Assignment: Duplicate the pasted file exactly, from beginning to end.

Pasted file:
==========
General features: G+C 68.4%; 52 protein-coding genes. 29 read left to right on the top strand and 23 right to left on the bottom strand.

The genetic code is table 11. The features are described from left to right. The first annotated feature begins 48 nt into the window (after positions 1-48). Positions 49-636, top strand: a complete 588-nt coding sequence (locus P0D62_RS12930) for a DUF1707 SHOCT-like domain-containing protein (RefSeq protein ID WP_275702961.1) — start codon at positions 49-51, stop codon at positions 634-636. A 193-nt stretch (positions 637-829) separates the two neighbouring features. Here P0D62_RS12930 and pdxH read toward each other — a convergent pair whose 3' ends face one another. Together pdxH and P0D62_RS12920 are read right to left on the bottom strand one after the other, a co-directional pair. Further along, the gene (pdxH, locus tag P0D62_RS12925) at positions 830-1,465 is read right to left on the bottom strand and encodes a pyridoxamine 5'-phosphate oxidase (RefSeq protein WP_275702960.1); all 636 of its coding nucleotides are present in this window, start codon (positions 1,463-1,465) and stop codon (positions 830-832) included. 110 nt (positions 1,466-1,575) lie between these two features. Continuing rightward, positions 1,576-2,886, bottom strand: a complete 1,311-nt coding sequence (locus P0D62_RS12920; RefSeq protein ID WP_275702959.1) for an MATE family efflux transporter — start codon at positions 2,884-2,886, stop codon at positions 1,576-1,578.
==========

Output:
General features: G+C 68.4%; 52 protein-coding genes. 29 read left to right on the top strand and 23 right to left on the bottom strand.

The genetic code is table 11. The features are described from left to right. The first annotated feature begins 48 nt into the window (after positions 1-48). Positions 49-636, top strand: a complete 588-nt coding sequence (locus P0D62_RS12930) for a DUF1707 SHOCT-like domain-containing protein (RefSeq protein ID WP_275702961.1) — start codon at positions 49-51, stop codon at positions 634-636. A 193-nt stretch (positions 637-829) separates the two neighbouring features. Here P0D62_RS12930 and pdxH read toward each other — a convergent pair whose 3' ends face one another. Together pdxH and P0D62_RS12920 are read right to left on the bottom strand one after the other, a co-directional pair. Further along, the gene (pdxH, locus tag P0D62_RS12925) at positions 830-1,465 is read right to left on the bottom strand and encodes a pyridoxamine 5'-phosphate oxidase (RefSeq protein WP_275702960.1); all 636 of its coding nucleotides are present in this window, start codon (positions 1,463-1,465) and stop codon (positions 830-832) included. 110 nt (positions 1,466-1,575) lie between these two features. Continuing rightward, positions 1,576-2,886, bottom strand: a complete 1,311-nt coding sequence (locus P0D62_RS12920; RefSeq protein ID WP_275702959.1) for an MATE family efflux transporter — start codon at positions 2,884-2,886, stop codon at positions 1,576-1,578.